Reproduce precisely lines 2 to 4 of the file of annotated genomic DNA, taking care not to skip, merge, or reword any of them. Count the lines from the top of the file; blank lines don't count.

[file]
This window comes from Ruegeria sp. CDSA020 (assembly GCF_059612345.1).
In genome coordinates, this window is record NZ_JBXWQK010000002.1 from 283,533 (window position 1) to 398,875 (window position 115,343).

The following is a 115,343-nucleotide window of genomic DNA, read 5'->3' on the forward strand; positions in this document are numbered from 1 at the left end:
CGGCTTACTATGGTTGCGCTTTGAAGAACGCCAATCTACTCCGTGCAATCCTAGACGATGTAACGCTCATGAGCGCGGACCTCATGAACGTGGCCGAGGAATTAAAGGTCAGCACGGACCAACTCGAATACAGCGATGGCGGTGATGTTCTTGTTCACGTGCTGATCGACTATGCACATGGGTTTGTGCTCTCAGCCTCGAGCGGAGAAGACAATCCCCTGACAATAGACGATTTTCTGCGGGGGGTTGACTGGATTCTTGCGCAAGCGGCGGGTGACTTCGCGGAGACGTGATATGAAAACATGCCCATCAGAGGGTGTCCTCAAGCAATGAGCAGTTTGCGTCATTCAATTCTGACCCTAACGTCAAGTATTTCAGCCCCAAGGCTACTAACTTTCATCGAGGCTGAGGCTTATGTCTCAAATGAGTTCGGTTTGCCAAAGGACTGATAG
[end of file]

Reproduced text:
In genome coordinates, this window is record NZ_JBXWQK010000002.1 from 283,533 (window position 1) to 398,875 (window position 115,343).

The following is a 115,343-nucleotide window of genomic DNA, read 5'->3' on the forward strand; positions in this document are numbered from 1 at the left end:
CGGCTTACTATGGTTGCGCTTTGAAGAACGCCAATCTACTCCGTGCAATCCTAGACGATGTAACGCTCATGAGCGCGGACCTCATGAACGTGGCCGAGGAATTAAAGGTCAGCACGGACCAACTCGAATACAGCGATGGCGGTGATGTTCTTGTTCACGTGCTGATCGACTATGCACATGGGTTTGTGCTCTCAGCCTCGAGCGGAGAAGACAATCCCCTGACAATAGACGATTTTCTGCGGGGGGTTGACTGGATTCTTGCGCAAGCGGCGGGTGACTTCGCGGAGACGTGATATGAAAACATGCCCATCAGAGGGTGTCCTCAAGCAATGAGCAGTTTGCGTCATTCAATTCTGACCCTAACGTCAAGTATTTCAGCCCCAAGGCTACTAACTTTCATCGAGGCTGAGGCTTATGTCTCAAATGAGTTCGGTTTGCCAAAGGACTGATAG